Memorial and Biographical History of Dallas County, Texas. Page: 476 of 1,110
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HISTORY OF DALLAS COUNTY.
North Carolina respectively, of Irish extraction.
The father was a planter by occupation,
but he served a long and honorable
term as Probate Judge. He died in 1867.
The mother still survives, and lives in Alabama.
Both were consistent members of the
Primitive Baptist Church. John T. attended
school until he was fourteen years old, and
then began to meet the world, relying upon
his own resources. He was desirous of continuing
his studies, and by industry and
economy he managed to enter Mercer University
at Macon, Georgia, where he was a
student three years. He was graduated in
the class of 1856, sharing the honors with
Governor McDaniel. He then taught one
year in Georgia, removing at the end of that
time to Tyler, Texas, where he entered upon
the duties of educator, which did not end for
seventeen years. The next scene of his labors
was the A. Lulu Corinne,
wife of Jack Baker; Barton Bee, a resident
of Cleburne, Texas; and Lillia Belle, wife of
Sam. M. Kerr. The parents are members of
the Missionary Baptist Church. Prof. Hand
belongs to the Masonic fraternity. Politically
he is an independent Demberat.
ILLIAM H. W. SMITH is a truly
representative Texan, although a
native of the State of Alabama, born
in 1855. His father, Captain W. S. Smith,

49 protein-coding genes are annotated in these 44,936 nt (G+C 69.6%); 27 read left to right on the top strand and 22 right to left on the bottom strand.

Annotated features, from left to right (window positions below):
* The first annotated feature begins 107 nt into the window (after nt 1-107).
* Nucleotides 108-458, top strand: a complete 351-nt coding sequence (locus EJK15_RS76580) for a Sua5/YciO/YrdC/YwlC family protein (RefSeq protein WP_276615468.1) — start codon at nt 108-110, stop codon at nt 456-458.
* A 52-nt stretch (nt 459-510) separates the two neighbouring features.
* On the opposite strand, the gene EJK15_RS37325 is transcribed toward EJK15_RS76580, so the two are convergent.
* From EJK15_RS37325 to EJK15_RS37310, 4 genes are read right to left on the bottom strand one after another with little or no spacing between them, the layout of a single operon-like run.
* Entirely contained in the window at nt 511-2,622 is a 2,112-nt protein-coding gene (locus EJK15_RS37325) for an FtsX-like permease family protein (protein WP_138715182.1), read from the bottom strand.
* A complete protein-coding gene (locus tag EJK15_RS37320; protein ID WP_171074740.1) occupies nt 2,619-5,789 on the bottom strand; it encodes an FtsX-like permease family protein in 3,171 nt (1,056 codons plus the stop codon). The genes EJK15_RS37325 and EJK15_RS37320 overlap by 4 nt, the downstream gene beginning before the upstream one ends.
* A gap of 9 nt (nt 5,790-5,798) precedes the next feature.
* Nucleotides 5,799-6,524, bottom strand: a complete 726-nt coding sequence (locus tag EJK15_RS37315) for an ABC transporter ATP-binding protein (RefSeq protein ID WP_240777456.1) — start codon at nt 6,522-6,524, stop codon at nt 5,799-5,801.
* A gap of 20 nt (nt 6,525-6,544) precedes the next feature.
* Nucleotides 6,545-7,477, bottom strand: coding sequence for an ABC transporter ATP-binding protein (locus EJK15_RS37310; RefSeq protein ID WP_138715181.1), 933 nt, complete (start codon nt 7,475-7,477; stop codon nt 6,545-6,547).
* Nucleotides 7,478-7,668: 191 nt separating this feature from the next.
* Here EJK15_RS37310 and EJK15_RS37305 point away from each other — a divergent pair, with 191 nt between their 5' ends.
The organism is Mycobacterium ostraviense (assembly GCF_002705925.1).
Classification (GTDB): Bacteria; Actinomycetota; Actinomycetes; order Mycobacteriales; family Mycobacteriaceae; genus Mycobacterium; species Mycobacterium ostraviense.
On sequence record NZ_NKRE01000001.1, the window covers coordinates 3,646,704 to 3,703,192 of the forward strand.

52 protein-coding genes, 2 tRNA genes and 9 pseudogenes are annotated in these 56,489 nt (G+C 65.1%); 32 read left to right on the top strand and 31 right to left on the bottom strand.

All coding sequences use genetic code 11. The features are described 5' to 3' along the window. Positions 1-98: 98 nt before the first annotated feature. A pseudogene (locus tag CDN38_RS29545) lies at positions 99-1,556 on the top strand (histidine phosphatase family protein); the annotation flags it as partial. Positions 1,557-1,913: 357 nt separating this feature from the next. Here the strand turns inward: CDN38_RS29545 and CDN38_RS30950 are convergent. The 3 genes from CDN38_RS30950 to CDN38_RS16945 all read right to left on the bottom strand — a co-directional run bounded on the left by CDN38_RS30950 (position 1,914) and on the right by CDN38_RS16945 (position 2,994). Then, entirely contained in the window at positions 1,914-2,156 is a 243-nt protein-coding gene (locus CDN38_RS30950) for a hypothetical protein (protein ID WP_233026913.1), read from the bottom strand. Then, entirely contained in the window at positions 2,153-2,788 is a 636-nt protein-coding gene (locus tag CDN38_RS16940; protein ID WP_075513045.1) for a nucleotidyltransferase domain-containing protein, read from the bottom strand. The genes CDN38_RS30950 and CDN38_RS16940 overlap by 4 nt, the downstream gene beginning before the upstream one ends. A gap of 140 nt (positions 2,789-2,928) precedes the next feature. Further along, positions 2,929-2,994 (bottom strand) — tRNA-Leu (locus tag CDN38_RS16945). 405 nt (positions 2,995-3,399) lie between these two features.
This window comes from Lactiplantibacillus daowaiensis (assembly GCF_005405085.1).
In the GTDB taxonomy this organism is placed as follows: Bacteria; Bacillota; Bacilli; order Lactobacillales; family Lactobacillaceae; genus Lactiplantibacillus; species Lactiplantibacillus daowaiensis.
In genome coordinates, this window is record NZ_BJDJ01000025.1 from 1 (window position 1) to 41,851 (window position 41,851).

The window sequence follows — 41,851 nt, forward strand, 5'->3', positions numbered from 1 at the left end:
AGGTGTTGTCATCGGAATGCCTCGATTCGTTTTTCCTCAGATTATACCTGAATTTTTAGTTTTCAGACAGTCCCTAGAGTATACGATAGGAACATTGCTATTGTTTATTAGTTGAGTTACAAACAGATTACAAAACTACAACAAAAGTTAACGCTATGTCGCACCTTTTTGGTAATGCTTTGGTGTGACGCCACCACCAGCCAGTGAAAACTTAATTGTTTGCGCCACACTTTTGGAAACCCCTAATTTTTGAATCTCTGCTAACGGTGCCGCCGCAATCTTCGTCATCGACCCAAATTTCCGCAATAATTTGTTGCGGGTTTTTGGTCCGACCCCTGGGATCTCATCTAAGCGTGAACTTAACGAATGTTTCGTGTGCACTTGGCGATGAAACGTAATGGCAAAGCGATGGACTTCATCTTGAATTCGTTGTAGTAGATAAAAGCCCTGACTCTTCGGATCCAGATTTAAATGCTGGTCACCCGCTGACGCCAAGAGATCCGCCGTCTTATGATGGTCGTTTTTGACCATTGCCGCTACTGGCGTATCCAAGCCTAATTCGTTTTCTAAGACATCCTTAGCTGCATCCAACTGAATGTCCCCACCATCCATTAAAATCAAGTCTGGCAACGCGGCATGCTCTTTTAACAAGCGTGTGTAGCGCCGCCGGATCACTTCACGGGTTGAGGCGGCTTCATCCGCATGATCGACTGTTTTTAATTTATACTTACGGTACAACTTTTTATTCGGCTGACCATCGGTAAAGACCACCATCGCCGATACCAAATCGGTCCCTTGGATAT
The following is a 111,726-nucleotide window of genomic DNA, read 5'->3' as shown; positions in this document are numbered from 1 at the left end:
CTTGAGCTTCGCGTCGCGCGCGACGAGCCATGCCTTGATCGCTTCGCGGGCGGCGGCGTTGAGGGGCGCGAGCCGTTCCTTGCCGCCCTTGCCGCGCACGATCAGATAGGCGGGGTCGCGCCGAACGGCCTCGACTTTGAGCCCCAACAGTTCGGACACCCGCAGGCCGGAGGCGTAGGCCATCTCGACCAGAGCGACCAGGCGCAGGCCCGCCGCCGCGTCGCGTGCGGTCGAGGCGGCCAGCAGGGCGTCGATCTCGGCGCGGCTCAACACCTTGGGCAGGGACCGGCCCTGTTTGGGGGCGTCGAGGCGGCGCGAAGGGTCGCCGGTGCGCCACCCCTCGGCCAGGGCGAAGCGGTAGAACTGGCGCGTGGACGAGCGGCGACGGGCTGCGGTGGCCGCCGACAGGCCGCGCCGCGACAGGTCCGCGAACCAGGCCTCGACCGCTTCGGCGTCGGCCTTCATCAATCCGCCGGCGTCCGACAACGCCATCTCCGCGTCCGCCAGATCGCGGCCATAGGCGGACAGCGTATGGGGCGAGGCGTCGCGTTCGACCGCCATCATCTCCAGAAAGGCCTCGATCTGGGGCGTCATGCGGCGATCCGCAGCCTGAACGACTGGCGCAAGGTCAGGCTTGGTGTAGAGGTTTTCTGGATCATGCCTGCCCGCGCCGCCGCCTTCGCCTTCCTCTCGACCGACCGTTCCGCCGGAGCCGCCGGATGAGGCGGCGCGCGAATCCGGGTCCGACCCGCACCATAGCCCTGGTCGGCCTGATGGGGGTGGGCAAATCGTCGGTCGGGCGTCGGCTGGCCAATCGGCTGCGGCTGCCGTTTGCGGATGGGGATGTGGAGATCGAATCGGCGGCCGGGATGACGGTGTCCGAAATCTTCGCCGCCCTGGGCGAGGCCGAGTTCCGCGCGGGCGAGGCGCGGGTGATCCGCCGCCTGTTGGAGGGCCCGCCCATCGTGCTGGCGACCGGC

was a native of South Carolina and a lawyer
by profession. After removing to Alabama
he gave his attention to agriculture. He
married Jane Hillhouse, of South Carolina,
and they had born to them ten children, of
whom Willliam H. W. is the fourth in order
of birth. At the age of fourteen years he
went to Mobile, Alabama, and there secured
employment in a hardware store, which he
held until coming to Dallas in 1873. There
he followed the same business until he was
appointed Deputy Sheriff in 1878. He discharged
his duties with so much promptness
and ability that he won the entire confidence
of the community, and in November, 1882,
he was elected Sheriff. He had a strong opponent
in Benjamin Jones, Esq., and the
race was a close one. He served to the end
of the term, and was re-elected in 1884, defeating
W. P. Cochran by the largest
majority ever given any county official. He
was especially successful in the administration
of his office, and reflected great credit
upon himself and his constituency.
Mr. Smith was married in Texas, in 1876,
to Miss Fannie P. Sharp, granddaughter to
the Hon. Robert Y. Hayne, South Carolina's
gifted orator. Mr. and Mrs. Smith are the
parents of three children, two were sons and
one was a daughter, but only one son survives.
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Lewis Publishing Company. Memorial and Biographical History of Dallas County, Texas., book, 1892; Chicago, Illinois. (texashistory.unt.edu/ark:/67531/metapth20932/m1/476/: accessed August 17, 2017), University of North Texas Libraries, The Portal to Texas History, texashistory.unt.edu; crediting Dallas Public Library.